A friend of mine told me that William Sleator recently died. He’s probably not a household name, although he’s written over thirty novels, mostly focused on young adult readers, and that’s when I encountered him first. Every reader has a couple of formative book experiences, serendipitous encounters with the right story at the right time that change you and stay with you throughout the years. Sleator had a powerful influence on me, and I’d like to remember some of his work here.
I happened to re-read perhaps his most famous book, Interstellar Pig, earlier this year after running across a copy of it at a used book store. This was the first science fiction book I ever read, and I was surprised how much I remembered about it. In any event, I was probably about eight years old at the time and hadn’t ever seen anything like it. I have no idea what possessed me to even read it at the time but I do remember thinking it was completely awesome, and I have to say that it holds up reasonably well even now that I’m an adult.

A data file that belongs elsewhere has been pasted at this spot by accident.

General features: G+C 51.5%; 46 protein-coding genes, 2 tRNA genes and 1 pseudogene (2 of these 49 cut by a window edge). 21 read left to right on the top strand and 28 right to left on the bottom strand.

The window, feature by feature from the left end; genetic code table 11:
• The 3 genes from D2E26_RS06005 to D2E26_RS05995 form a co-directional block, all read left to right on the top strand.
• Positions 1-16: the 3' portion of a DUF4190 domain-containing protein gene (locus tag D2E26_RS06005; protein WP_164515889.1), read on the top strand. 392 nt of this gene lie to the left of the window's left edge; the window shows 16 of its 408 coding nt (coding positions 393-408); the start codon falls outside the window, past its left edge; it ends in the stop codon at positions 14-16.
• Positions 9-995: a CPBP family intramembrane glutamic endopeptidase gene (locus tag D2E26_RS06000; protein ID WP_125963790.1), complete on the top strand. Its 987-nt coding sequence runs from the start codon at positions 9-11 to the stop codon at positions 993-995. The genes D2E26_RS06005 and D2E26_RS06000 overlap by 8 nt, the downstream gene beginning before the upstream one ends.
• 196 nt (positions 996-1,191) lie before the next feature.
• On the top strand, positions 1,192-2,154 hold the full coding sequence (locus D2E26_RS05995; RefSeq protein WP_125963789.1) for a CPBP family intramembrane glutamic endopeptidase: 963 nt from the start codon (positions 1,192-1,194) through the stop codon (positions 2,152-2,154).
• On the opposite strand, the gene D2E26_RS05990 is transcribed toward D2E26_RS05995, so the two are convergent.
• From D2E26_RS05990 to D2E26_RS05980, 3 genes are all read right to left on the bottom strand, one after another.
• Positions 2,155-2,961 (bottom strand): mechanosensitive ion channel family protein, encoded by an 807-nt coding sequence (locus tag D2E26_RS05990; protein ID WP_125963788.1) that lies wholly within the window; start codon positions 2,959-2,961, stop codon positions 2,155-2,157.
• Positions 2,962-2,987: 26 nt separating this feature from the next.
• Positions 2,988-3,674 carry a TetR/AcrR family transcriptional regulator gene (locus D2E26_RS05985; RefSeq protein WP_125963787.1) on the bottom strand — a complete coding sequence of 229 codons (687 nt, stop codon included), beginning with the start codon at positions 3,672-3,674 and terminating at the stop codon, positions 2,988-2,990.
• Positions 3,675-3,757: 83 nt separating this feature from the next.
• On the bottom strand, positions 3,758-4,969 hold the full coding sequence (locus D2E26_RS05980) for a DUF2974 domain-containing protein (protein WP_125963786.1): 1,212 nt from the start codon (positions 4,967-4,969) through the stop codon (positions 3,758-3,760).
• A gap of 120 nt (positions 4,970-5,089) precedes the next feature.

The protagonist of Interstellar Pig is a sixteen year old nerd with the unfortunate name of Barney who is on vacation with his irritating parents at the beach. He would have much preferred to stay home and play fantasy board games (I guess if this book were written today instead of 1984 he’d be playing World of Warcraft instead). They’ve rented a house that used to belong to an old sea captain who, the caretaker informs Barney, had an insane brother locked up in one of the rooms until he died there. I should mention in passing that, in addition to the SF elements, this book was where I learned about what keelhauling was, a bit of trivia that’s been surprisingly useful over the years.